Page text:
State of Minnesota, Commissioner of Human Services, Appellant, vs. A. B. C., Respondent.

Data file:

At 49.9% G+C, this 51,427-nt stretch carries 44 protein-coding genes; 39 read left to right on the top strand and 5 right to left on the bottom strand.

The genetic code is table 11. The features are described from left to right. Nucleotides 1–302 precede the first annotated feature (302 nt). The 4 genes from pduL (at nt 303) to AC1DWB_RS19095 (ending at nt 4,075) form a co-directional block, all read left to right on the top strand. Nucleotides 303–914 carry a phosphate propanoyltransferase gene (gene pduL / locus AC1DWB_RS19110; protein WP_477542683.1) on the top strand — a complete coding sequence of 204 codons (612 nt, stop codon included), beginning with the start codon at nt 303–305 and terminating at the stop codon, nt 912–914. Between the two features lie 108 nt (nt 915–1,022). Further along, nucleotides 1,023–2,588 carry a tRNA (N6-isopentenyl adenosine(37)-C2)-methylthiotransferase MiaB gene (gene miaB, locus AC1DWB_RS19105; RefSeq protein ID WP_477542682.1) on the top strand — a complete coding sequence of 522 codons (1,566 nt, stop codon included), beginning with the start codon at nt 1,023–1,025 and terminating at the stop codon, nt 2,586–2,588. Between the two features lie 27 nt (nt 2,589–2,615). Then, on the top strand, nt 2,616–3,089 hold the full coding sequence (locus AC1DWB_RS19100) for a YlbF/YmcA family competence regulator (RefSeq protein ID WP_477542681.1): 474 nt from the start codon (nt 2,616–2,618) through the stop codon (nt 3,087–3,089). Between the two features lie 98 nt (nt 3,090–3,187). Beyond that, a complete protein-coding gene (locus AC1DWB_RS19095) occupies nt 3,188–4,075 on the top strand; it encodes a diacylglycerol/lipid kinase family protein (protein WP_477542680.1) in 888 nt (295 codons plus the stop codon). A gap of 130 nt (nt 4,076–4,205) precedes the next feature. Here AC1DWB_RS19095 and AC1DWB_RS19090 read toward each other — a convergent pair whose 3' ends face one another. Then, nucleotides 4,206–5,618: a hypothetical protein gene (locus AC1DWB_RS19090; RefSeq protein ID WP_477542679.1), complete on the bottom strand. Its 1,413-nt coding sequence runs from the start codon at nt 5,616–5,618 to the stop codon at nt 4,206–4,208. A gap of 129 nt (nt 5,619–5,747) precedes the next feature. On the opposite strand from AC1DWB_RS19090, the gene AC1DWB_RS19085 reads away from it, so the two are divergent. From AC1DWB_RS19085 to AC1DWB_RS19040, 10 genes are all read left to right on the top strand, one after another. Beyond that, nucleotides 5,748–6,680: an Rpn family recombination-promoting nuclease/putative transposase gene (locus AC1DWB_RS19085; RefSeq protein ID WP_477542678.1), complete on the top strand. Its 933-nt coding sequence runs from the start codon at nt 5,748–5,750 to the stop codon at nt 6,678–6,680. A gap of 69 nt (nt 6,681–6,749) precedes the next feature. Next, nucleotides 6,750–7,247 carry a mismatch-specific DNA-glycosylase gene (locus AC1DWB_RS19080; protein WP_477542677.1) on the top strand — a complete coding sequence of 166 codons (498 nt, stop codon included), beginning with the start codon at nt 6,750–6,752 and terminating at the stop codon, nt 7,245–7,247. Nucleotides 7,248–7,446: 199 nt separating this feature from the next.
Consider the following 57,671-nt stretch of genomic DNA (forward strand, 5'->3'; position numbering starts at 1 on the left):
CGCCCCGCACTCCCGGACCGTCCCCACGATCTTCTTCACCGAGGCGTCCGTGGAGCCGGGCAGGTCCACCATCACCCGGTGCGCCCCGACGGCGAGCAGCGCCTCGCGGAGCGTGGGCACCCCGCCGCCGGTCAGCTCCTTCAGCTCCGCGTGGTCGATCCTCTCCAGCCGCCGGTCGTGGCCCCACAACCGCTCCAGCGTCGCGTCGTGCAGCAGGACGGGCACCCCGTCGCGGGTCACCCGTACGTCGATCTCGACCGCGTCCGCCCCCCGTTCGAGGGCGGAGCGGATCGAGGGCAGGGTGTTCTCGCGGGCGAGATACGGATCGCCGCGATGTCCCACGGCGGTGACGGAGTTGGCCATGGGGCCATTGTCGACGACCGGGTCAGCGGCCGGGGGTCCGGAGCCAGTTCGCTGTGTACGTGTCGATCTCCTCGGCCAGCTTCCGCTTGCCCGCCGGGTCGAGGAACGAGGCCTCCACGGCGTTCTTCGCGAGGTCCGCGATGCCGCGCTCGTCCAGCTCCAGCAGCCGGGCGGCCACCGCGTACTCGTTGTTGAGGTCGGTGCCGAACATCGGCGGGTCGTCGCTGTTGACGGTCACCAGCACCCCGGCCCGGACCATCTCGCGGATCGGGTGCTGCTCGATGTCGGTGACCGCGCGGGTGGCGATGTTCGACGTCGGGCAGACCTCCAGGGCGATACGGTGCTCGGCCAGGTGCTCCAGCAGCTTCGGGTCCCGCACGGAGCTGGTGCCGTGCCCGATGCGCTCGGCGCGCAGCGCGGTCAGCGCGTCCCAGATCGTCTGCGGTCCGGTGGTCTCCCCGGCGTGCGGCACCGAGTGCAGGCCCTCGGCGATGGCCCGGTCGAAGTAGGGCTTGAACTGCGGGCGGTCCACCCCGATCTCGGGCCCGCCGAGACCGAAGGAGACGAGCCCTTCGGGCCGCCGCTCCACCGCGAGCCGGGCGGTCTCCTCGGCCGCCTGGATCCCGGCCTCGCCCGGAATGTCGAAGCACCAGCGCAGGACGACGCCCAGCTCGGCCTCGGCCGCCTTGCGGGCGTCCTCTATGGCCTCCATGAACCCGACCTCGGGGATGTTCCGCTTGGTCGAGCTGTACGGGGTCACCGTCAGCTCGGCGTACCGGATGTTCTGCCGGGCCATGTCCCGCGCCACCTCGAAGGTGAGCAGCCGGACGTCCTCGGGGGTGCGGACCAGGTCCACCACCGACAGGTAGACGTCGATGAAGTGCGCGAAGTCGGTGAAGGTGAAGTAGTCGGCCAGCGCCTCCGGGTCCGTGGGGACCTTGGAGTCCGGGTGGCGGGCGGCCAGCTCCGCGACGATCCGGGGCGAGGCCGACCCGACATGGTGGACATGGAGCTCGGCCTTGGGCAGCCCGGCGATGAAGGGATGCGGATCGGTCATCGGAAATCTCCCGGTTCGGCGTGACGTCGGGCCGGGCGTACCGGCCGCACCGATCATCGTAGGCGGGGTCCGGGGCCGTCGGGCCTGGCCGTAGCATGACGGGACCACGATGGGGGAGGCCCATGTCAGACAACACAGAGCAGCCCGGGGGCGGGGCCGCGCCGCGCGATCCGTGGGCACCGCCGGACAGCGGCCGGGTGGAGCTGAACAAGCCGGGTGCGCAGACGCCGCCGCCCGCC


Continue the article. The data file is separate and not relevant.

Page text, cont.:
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This opinion will be unpublished and may not be cited except as provided by Minn. Stat. § 480A.08, subd. 3 (2010). STATE OF MINNESOTA IN COURT OF APPEALS A10-641 State of Minnesota, Commissioner of Human Services, Appellant, vs. A. B. C., Respondent. Filed January 11, 2011 Affirmed Kalitowski, Judge Hennepin County District Court Minneapolis Police Department No. MP-07-406847 Lori Swanson, Attorney General, Matthew D. Schwandt, Assistant Attorney General, St. Paul, Minnesota (for appellant) John N. Akwuba, Akwuba & Associates, P.A., St. Paul, Minnesota (for respondent) Considered and decided by Kalitowski, Presiding Judge; Minge, Judge; and Crippen, Judge.* * Retired judge of the Minnesota Court of Appeals, serving by appointment pursuant to Minn. Const. art. VI, § 10. UNPUBLISHED OPINION KALITOWSKI, Judge In this expungement appeal, the state argues that the district court abused its discretion by granting respondent s petition to expunge his criminal arrest records and by considering the victim s statement supporting expungement. We affirm. DECISION I. Under the Department of Human Services Background Studies Act (the Act), the Minnesota Department of Human Services (DHS) is required to conduct a background study of an individual who provides direct-contact services to persons through DHSlicensed facilities or programs. Minn. Stat. §§ 245C.03-.04 (2010). In conducting the background study, DHS is required to review the individual s records as identified in Minn. Stat. § 245C.08 (2010), including information from the Bureau of Criminal Apprehension. Minn. Stat. § 245C.08, subd. 1(a)(4). Respondent A.B.C. held two licenses, one in Hennepin County and one in Ramsey County, to provide in-home family-support services to people with disabilities. DHS conducted a background study related to respondent s licensure, as required by statute. The background study revealed that in December 2007 respondent was arrested for (but never charged with) felony domestic assault by strangulation against his ex-wife. In November 2008, DHS notified respondent that his licenses were revoked because it found, based on a preponderance of the evidence, that respondent had committed an act 2 (felony domestic assault by strangulation) that met the definition of a permanent disqualifying characteristic under the Act. See Minn. Stat. § 245C.15, subd. 1(a) (2010). Respondent petitioned the district court to have his criminal arrest records expunged. An expungement hearing took place on October 30, 2009. Respondent s exwife, the victim of the alleged domestic assault, was present at the hearing, in support of expungement. The district court granted respondent s petition and ordered that his arrest records be sealed. A district court may expunge criminal records in two ways: (1) by statute or (2) under its inherent power, when necessary to prevent serious infringement of constitutional rights. State v. S.L.H., 755 N.W.2d 271, 274 (Minn. 2008). This court reviews the district court s decision to expunge a petitioner s criminal record for an abuse of discretion. State v. Ambaye, 616 N.W.2d 256, 261 (Minn. 2000). But the proper construction of [the expungement] statute is a question of law, which this court reviews de novo. Id. at 258. The district court has statutory authority to expunge all arrest records if all pending actions or proceedings were resolved in favor of the person petitioning for expungement. Minn. Stat. § 609A.02, subd. 3 (2010); State v. J.Y.M., 711 N.W.2d 139, 141 (Minn. App. 2006). If the petitioner qualifies for expungement, the court shall grant the petition to seal the record unless the agency or jurisdiction whose records would be affected establishes by clear and convincing evidence that the interests of the public and public safety outweigh the disadvantages to the petitioner of not sealing the record. Minn. Stat. § 609A.03, subd. 5(b) (2010). 3 Respondent was arrested, but not charged, for the domestic-assault incident. The state concedes that this resulted in a proceeding that was resolved in favor of respondent, giving the district court statutory authority to order expungement of the arrest. See Minn. Stat. § 609A.02, subd. 3. On appeal, the state argues that the district court abused its discretion in granting expungement because it (1) did not make appropriate findings to satisfy statutory requirements for expungement, and (2) did not properly weigh the interests of the public and public safety against the disadvantages to respondent in denying expungement. We disagree. The state argues that the district court s findings are neither detailed nor specific, and do not provide an adequate basis for its conclusions of law, such that they do not satisfy Minn. R. Civ. P. 52.01, which states that the district court is required to find the facts specially and state separately its conclusions of law. The state asserts that the district court should have indicated in its findings that although respondent was never charged, DHS determined, by a preponderance of the evidence, that respondent committed the act of felony domestic abuse by strangulation. The state also argues that the district court should have detailed the nature of the incident in its findings. Contrary to the state s arguments, the district court addressed many of the items the state argues that it should have noted or considered in its findings of fact. The district court acknowledged that the state had expressed concerns about sealing respondent s records, including that it would jeopardize the safety and welfare of vulnerable persons served by programs licensed by [DHS], and that respondent s arrest record information is relevant to [his] fitness to provide services and requires disqualification from providing 4 direct contact [services] under the [Act]. The district court also found that expungement would assist respondent in obtaining employment. Thus, the findings articulated by the district court, although not extensive, are sufficient to satisfy the statutory requirements and to allow the district court to conduct the requisite balancing test. The state also argues that the district court did not appropriately weigh the interests of the public and public safety against the disadvantages to respondent of not sealing his records. We disagree. The state relies on State v. Ambaye to support its assertion that the district court did not afford proper weight to the seriousness of the domestic assault. See Ambaye, 616 N.W.2d at 261 (affirming the district court s decision to deny expungement and noting that the public had a strong interest in maintaining the petitioner s record of violence, particularly because it included a charge of first-degree murder). But Ambaye is inapplicable here because it involves an expungement case in which the initial proceedings were not resolved in favor of the petitioner. See id. at 26061. When a district court exercises its inherent power to expunge, this court uses a different analysis than when a district court exercises its statutory authority to expunge. Although both involve a balancing test, the analysis under statutory authority starts with a presumption of expungement, putting the burden on the state to show by clear and convincing evidence that public interests outweigh the benefit to the petitioner. Id. at 257-58. Furthermore, the facts of the present case are significantly different from those of Ambaye. Unlike the petitioner in Ambaye, who was charged, tried, and found not guilty by reason of insanity, respondent was arrested for the offense but never charged. 5 See id. at 257. And unlike the petitioner in Ambaye, who was employed at the time of his expungement hearing, respondent lost his licensure and was consequently removed from his job. See id. at 261. The state further argues that the district court did not adequately consider the substantial interests of the public and public safety, emphasizing the seriousness of the offense by indicating that it is one of the enumerated crimes in the Act that results in a permanent bar to providing direct-contact services through DHS-licensed programs. See Minn. Stat. § 245C.15, subd. 1(a) (including a felony domestic-assault offense). In terms of public safety, the state expresses concern about the way that respondent characterized the incident in his statements to law enforcement; specifically, that the incident reflects a pattern of physical confrontations between respondent and the victim that are the result of the victim s mental-health issues. The state asserts that persons with developmental disabilities can often exhibit difficult behaviors, including verbal and physical aggression, similar to what respondent claims the victim exhibited when the incident occurred, and argues that respondent s physically assaultive response to the victim s behavior shows that respondent may very well resort to similar responses with clients. The seriousness of the offense for which respondent was arrested is not disputed. But the district court articulated factors weighing in favor of granting expungement: (1) respondent was never charged for the incident; and (2) respondent has not been convicted of a felony in the last ten years. The state cites to nothing beyond its own generalizations to support its assertions regarding the correlation between domestic abuse and a person s behavior at work. Although the district court listed obtaining 6 employment as the only benefit to respondent, its findings and the record also indicate that the state did not present clear and convincing evidence to overcome the presumption of expungement. Finally, the state again relies on State v. Ambaye to support its assertion that granting respondent s expungement request allows him to circumvent the process by which [DHS] is required to evaluate the fitness of individuals who wish to work in direct contact with Minnesota s vulnerable populations. See Ambaye, 616 N.W.2d at 261 ( [T]he benefit [petitioner] stood to gain from expungement, if granted, would override the very purpose of the background check. ). But the Act specifically recognizes the alleged circumvention of the background-study process through expungement. See Minn. Stat. § 245C.08, subd. 2(c) (2010) (stating that if the commissioner of DHS received notice of the petition for expungement and the court order for expungement is directed specifically to the commissioner, DHS may not consider information from the Bureau of Criminal Apprehension in conducting a background study). We conclude that the district court did not abuse its discretion by determining that the benefits to petitioner outweigh the interests of the public and public safety and by granting respondent s expungement petition. II. As the state acknowledges, Minnesota law directs a district court to consider [a] victim s statement when making a decision to grant or deny an expungement petition. See Minn. Stat. § 609A.03, subd. 4 (2010). The victim of an offense has a right to submit a statement at the time of the hearing to describe any harm suffered by the victim as a 7 result of the crime, and to recommend whether expungement should be granted or denied. Id. Here, the victim of the alleged domestic-abuse incident attended the expungement hearing and submitted a written statement in support of expungement. The state argues that this court should strike the victim s written statement, which respondent included in his appendix and referenced in his brief, because the statement was never properly and officially received into evidence at the expungement hearing. See Thiele v. Stich, 425 N.W.2d 580, 582-83 (Minn. 1988) (concluding that an appellate court may not base its decision on matters outside the record on appeal, and may not consider matters not produced and received in evidence below ). But our review of the record indicates that the victim s statement was part of the district court record. At the expungement hearing, respondent s attorney referenced Minn. Stat. § 609A.03, subd. 4, and submitted a copy of the victim s written statement to the district court. A copy of the statement was included in the district court file received by this court. Thus, the written statement is part of the record below and as such, this court need not strike it. Moreover, even if the written statement was not properly submitted, it was not referenced by the district court in its findings of fact, and we did not rely on it in reaching our decision to affirm the expungement. III. In the conclusion of his brief, respondent requests that he be awarded attorney fees and costs for this appeal because the state has relentlessly and maliciously pursued an irrational action against respondent even when it knows it has no basis in law or in fact to do so. Minn. R. Civ. App. P. 139.06 states that [a] party seeking attorneys fees on 8 appeal shall submit such a request by motion under Rule 127. The motion must include sufficient documentation to enable this court to determine the appropriate amount of fees. Minn. R. Civ. App. P. 139.06, subd. 1. In the absence of a motion and sufficient documentation, the rules do not provide for a decision on attorney fees. Affirmed. 9